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After reviewing years of statistics on traffic-related teen deaths, the Insurance Institute for Highway Safety (IIHS) is recommending that states raise the legal driving age to 17, or even 18. According to the IIHS, car crashes are the number one cause of deaths in teens and they feel increasing the age to 17 or 18 would save lives.

The IIHS report points to statistics from the state of New Jersey where the driving age has been 17 for several years and the rate of 16 and 17 teenage deaths were 18 per 100,000. In neighboring Connecticut, where the minimum driving age is 16, the rate is 26 deaths per 100,000.

“This is a tough sell,” says Anne McCartt, Institute senior vice president for research, “but it’s an important enough issue to challenge the silence and at least consider changing the age at which we allow teenagers to get their licenses to drive. After all, graduated licensing has been successful ever since states began to adopt these programs more than a decade ago, and raising the licensing age is a logical next step to reduce driving by the riskiest motorists on the road, the youngest ones.”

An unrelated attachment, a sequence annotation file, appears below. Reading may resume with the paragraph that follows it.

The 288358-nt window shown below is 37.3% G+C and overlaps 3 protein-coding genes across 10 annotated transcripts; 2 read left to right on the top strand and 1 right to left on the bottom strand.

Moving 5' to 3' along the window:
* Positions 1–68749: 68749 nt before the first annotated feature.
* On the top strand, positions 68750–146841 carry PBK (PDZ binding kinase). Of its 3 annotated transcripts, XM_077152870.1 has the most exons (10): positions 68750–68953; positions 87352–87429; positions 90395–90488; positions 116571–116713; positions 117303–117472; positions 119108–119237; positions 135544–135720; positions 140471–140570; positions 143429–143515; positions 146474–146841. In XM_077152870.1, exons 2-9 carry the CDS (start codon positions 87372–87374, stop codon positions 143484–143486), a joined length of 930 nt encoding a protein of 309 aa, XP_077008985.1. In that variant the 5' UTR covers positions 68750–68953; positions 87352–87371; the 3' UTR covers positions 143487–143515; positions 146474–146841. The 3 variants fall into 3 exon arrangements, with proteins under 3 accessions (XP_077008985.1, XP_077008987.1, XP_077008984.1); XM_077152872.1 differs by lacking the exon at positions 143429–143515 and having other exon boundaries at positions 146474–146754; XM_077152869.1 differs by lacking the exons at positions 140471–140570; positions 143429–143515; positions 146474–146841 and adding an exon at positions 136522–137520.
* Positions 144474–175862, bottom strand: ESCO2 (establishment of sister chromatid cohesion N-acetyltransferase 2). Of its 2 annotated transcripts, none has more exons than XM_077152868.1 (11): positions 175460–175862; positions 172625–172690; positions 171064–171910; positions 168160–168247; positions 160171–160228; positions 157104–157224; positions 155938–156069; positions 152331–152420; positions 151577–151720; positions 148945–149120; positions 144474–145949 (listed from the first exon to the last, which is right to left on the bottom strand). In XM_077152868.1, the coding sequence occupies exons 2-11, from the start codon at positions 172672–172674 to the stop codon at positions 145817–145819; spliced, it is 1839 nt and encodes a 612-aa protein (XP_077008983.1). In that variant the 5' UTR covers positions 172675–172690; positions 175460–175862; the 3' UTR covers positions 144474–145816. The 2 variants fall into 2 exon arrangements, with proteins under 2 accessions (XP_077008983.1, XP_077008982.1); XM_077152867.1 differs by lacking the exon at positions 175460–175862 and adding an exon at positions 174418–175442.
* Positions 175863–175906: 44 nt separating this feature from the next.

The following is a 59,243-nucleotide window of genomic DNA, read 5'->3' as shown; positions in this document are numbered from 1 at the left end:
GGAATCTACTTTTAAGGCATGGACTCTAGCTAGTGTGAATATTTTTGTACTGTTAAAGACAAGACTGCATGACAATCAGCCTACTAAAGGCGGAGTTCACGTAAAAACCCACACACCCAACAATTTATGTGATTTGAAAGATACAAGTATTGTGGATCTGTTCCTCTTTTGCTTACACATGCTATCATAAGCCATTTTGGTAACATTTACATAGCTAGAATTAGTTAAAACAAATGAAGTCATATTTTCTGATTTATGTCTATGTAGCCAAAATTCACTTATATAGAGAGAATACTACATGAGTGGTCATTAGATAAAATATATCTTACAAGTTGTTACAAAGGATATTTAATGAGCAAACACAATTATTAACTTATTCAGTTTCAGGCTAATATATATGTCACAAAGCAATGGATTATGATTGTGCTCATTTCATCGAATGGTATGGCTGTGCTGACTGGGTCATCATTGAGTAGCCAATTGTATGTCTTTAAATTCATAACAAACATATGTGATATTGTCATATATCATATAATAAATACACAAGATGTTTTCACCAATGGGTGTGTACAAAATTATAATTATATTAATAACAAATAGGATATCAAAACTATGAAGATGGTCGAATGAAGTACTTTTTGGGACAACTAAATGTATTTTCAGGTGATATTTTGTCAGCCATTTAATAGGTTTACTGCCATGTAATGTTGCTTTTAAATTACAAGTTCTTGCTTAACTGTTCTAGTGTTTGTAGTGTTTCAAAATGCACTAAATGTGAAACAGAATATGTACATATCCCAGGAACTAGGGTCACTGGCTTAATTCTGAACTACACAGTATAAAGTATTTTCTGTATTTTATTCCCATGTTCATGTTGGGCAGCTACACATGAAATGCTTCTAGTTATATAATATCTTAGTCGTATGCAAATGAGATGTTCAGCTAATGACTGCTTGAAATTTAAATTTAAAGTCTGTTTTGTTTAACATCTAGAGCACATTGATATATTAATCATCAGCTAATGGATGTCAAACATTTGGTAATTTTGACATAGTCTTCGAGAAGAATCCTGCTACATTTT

According to the Washington Post:

More than 5,000 U.S. teens die each year in car crashes. The rate of crashes, fatal and nonfatal, per mile driven for 16-year-old drivers is almost 10 times the rate for drivers ages 30 to 59, according to the National Highway Safety Administration. Many industrialized countries in Europe and elsewhere have a driving age of 17 or 18.

Many states have initiated strict graduated driver”s licenses which they believe are saving lives. Getting the state legislatures to increase the age to 17 will be difficult and it will be an uphill battle with most parents and the teenagers. Teenagers want their freedom and a lot of parents look forward to dropping “chauffeur” from their list of parental responsibilities.

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